Umbrellas are widely used as promotional items. Corporations and other organizations purchase umbrellas with their name or logo imprinted on the canopy cover and redistribute them as a means of advertising. The present invention enhances the promotional value of umbrellas because flattened canopy surface areas provide a larger viewable area for logos and other promotional art than conventionally domed surfaces. This is especially true for using the umbrella as a car shade because its flattened surface is readily and fully viewable not only when it is in use as a rain umbrella but also when it is used as a car shade.
These and other features of the invention can be further understood with reference to the following drawings.
FIG. 1 is a cross sectional view of the umbrella of the present invention which can be used as a vehicle shade showing a cut away pole and hub slide assembly with one multiple position rib without a canopy cover. The umbrella is open and the rib is extended in an open position.
FIG. 2 is an exploded side view of a swivel joint and assembly shown in FIG. 1.
FIG. 3A is a perspective view of the hub slide assembly shown in FIG. 1, the upper and lower sections of split hub are adjacent to one another.
FIG. 3B is a perspective view of a the hub slide assembly shown in FIG. 1, the upper and lower sections of the split hub are separated.
FIG. 3C is a perspective view of the hub slide assembly shown in FIG. 1.
FIG. 4 is a cut away view of two hub slide leaf latches of the split hub slide when the umbrella is in a first open position.
FIG. 5 is a cross-sectional view of the umbrella when the umbrella is in a second open position wherein a multiple position rib is in a folded position.
FIG. 6 is a cross-sectional view of the umbrella shown in FIG. 1 when the umbrella is in a closed position.
FIG. 7A is a top plan view of a canopy used with FIG. 1 with all ribs extended in the first open position.
FIG. 7B is a side elevational view of the canopy shown in FIG. 7A.
FIG. 8A is a top plan view of a canopy used with FIG. 1 in a second open position, the umbrella is open with four single position ribs extended and four multiple position ribs folded.
FIG. 8B is a side elevational view of the canopy shown in FIG. 8A.
FIG. 9 is a side view of an alternate embodiment of this invention having a flattened dome and flexible skirt.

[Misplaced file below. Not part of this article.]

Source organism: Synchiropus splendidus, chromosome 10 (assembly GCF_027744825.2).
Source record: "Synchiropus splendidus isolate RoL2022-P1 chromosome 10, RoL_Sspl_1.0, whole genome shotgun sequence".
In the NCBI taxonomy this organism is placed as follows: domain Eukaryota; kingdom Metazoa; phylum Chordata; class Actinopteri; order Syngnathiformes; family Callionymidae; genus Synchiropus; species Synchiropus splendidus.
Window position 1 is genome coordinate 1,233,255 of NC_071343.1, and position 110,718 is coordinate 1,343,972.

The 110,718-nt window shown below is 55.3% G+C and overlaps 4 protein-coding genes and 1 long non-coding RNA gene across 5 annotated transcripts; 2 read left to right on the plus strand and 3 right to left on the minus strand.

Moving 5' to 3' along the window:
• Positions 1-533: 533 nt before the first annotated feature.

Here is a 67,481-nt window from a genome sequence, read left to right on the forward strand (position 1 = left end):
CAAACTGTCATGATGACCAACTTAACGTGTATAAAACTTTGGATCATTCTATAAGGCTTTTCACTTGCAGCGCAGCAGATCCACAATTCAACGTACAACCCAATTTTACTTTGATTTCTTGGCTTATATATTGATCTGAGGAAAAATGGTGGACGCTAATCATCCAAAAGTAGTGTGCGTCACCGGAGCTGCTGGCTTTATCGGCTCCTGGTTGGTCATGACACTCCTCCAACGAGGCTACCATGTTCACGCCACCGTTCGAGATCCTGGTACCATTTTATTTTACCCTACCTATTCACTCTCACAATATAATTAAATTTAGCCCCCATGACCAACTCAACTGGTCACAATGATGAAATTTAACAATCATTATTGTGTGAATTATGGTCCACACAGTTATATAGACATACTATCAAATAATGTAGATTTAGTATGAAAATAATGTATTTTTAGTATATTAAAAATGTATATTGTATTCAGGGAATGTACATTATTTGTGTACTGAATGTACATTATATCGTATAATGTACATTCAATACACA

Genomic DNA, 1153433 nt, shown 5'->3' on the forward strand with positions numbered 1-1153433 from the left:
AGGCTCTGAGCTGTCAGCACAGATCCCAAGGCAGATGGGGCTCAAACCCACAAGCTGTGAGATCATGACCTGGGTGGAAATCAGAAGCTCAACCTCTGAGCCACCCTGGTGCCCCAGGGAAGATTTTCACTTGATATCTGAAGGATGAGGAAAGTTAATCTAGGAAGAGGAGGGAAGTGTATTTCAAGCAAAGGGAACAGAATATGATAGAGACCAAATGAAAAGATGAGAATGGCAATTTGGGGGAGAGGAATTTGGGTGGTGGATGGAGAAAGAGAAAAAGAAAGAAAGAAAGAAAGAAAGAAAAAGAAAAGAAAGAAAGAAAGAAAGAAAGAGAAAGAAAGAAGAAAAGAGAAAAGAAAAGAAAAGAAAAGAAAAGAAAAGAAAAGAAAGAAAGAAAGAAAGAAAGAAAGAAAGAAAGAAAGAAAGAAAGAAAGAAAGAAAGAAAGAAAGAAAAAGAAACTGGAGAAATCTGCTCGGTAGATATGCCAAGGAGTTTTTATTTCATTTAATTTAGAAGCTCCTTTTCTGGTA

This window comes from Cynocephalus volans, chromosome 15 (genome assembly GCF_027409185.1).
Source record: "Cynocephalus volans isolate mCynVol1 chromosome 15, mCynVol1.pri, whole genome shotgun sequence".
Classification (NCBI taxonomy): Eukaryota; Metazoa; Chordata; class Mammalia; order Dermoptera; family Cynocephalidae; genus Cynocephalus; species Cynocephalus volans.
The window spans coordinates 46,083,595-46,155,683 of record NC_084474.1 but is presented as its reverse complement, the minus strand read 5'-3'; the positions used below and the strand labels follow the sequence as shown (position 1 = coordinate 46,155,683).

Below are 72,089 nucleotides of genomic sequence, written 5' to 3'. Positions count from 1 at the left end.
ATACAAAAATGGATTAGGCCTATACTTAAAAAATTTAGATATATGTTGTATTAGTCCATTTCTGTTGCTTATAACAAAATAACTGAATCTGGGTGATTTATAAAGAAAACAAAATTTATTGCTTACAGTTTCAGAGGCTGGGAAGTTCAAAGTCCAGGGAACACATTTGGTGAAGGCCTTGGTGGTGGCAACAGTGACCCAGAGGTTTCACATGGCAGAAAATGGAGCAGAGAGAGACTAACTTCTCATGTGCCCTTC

During the course of this description like numbers will be used to identify like elements according to the different figures which illustrate the invention.
FIGS. 1-8 illustrate an umbrella having a flattened canopy surface with two open positions and a closed position which can be used as a modified car shade in accordance with the teachings of the present invention. The umbrella includes at least one multiple position rib and at least one single position rib. Alternately, the umbrella can be formed of all multiple position ribs. FIGS. 7A-7B show a top and side view of a first open position in which all multiple position ribs are extended. The umbrella in this position takes the form of a conventional umbrella. FIGS. 8A-8B show a top and side view of a second open position in which the single position ribs are fully extended and the multiple position ribs are partially extended. In the second open position, the single position ribs extend laterally and the multiple position ribs extend vertically. The umbrella in this form takes the form of a shade screen. The canopy can have a desired canopy shape such as a quadrilateral, rectangle or trapezoid so that the shade screen can fit readily against the inner surface of a vehicle windshield. In the closed position all ribs are folded against a pole of the umbrella.
FIG. 1 illustrates umbrella 10 comprising pole 11 and multiple position rib assembly 12. Multiple position rib assembly 12 comprises inner support assembly 14 and outer cantilevered assembly 16. Inner support assembly 14 has a rigid structure and outer cantilevered assembly 16 has a flexible structure. Inner support assembly 14 comprises girder rod 18, girder sleeve 20, control strut 22, link hinge 24, beam 26, link rod 28 and swivel pivot joint 30. Girder sleeve 20 is moveable to be telescoping with girder rod 18. Girder sleeve 20 is slotted to receive link hinge 24. Girder sleeve 20 is connected to control strut 22 with pivot 17.
Link hinge 24 connects girder rod 18 to beam 26. End 21 of link hinge 24 is pivotally connected to girder rod 18. End 25 of beam 26 is pivotally connected to end 23 of link hinge 24. End 25 of beam 26 is also pivotally connected to link rod 28.
Outer cantilevered assembly 16 comprises inner rib section 34, outer rib section 36, rib hinge 38 and end cap 39. End 33 of inner rib section 34 is attached to rib hinge 38. End 35 of inner rib section 34 is attached to outer rib section 36. Preferably, outer rib section 36 is formed of a coil spring. Upon contact with an object (not shown), outer rib section 36 bends towards pole 11, thereby altering the shape of outer cantilevered assembly 16 and a canopy (not shown) attached thereto. After contact is terminated, outer rib section 36 returns to its original position. Inner rib section 34 can be formed of a larger cross section area than outer rib section 36 for changing the flex strength along the length of outer cantilevered assembly 16. Alternately, the inner rib section 34 and cantilevered section 36 can be integral formed as a single tapered rib.
End cap 39 fits over end 37 of outer rib section 36. End cap 39 can be formed of a resilient material.
Rib hinge 38 is pivotally attached to link rod 28 as shown in FIG. 2. Rib hinge 38 is also pivotally attached with swivel pivot joint 30 to girder sleeve 20. Swivel pivot joint 30 swivels rib hinge 38 and girder sleeve 20.